I must confess; I didn’t know. I didn’t know Non-Uniform Memory Architecture (NUMA) had arrived in the mainstream computer world. Sure I knew about NUMA; Expensive hardware systems, like Mainframes and large Unix system have been using it for years.
But in fact, since the arrival of the AMD Opteron, Intel’s Itanium and especially now with the new Nehalem processor (Core i7), even simple dual processor systems have NUMA onboard:
As an independent DDR3 IMC is integrated on each socket for the interface to access memory, the IMC platform remarkably increases the bandwidth (the peak bandwidth of DDR3-1333 can be up to 32GB/s, 4-6 times wider than previous platforms), reduces the memory latency, improves performance, and offers each CPU a fast channel to local memory. Unlike previous generation platform, IMC platform uses NUMA architecture for memory access, thus greatly advancing the performance of NUMA-aware applications. DDR3 IMC supports up to 96GB DDR3 memory capacity per CPU interface, and even up to 144GB in the future, which provides a strong memory support for high-end enterprise computing.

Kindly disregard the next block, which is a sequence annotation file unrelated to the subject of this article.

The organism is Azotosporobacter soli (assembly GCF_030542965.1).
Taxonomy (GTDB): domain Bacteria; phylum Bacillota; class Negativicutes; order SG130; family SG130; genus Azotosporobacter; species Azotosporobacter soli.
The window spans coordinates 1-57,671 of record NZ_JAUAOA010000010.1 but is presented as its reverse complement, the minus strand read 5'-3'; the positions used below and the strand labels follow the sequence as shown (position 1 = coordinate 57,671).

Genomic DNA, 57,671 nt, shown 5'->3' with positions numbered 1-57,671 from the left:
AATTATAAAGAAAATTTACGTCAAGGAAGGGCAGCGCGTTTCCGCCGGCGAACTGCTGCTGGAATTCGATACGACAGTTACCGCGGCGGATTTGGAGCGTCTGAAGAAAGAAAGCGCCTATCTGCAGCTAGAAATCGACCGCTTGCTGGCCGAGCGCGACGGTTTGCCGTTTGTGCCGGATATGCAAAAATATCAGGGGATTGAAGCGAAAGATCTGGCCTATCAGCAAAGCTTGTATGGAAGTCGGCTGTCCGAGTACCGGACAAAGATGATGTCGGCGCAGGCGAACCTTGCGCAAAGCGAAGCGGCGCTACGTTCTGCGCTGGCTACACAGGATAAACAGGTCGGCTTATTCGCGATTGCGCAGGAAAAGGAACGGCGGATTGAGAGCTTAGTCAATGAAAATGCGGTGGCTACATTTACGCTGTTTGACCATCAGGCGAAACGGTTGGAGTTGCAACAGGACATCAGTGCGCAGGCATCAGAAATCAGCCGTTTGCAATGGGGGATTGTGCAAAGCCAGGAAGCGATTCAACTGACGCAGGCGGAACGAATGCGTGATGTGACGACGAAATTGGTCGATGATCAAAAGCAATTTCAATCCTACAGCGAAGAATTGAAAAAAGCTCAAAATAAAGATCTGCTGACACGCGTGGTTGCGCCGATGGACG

Fortunately, MS SQL Server 2008 (as did 2005) fully supports NUMA.